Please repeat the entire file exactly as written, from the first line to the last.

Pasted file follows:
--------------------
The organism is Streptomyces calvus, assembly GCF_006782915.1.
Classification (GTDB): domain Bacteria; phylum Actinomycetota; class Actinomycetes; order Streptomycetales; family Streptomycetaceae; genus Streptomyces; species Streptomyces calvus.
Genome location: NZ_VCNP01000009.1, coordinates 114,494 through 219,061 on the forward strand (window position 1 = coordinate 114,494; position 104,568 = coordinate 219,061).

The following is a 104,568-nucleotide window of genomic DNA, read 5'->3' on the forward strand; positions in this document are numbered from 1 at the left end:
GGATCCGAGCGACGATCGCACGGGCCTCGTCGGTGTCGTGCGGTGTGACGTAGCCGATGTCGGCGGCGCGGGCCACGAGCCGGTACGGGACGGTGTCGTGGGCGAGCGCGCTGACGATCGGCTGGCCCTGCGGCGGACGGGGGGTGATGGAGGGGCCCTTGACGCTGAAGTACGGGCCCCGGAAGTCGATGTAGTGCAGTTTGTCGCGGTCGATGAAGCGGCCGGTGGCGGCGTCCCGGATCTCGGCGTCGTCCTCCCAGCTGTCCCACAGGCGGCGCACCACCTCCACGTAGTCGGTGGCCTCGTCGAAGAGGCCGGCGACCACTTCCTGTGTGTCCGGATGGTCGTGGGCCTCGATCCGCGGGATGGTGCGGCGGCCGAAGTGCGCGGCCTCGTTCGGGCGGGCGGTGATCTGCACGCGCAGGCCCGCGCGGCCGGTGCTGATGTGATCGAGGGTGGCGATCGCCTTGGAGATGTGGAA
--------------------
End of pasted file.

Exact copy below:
The organism is Streptomyces calvus, assembly GCF_006782915.1.
Classification (GTDB): domain Bacteria; phylum Actinomycetota; class Actinomycetes; order Streptomycetales; family Streptomycetaceae; genus Streptomyces; species Streptomyces calvus.
Genome location: NZ_VCNP01000009.1, coordinates 114,494 through 219,061 on the forward strand (window position 1 = coordinate 114,494; position 104,568 = coordinate 219,061).

The following is a 104,568-nucleotide window of genomic DNA, read 5'->3' on the forward strand; positions in this document are numbered from 1 at the left end:
GGATCCGAGCGACGATCGCACGGGCCTCGTCGGTGTCGTGCGGTGTGACGTAGCCGATGTCGGCGGCGCGGGCCACGAGCCGGTACGGGACGGTGTCGTGGGCGAGCGCGCTGACGATCGGCTGGCCCTGCGGCGGACGGGGGGTGATGGAGGGGCCCTTGACGCTGAAGTACGGGCCCCGGAAGTCGATGTAGTGCAGTTTGTCGCGGTCGATGAAGCGGCCGGTGGCGGCGTCCCGGATCTCGGCGTCGTCCTCCCAGCTGTCCCACAGGCGGCGCACCACCTCCACGTAGTCGGTGGCCTCGTCGAAGAGGCCGGCGACCACTTCCTGTGTGTCCGGATGGTCGTGGGCCTCGATCCGCGGGATGGTGCGGCGGCCGAAGTGCGCGGCCTCGTTCGGGCGGGCGGTGATCTGCACGCGCAGGCCCGCGCGGCCGGTGCTGATGTGATCGAGGGTGGCGATCGCCTTGGAGATGTGGAA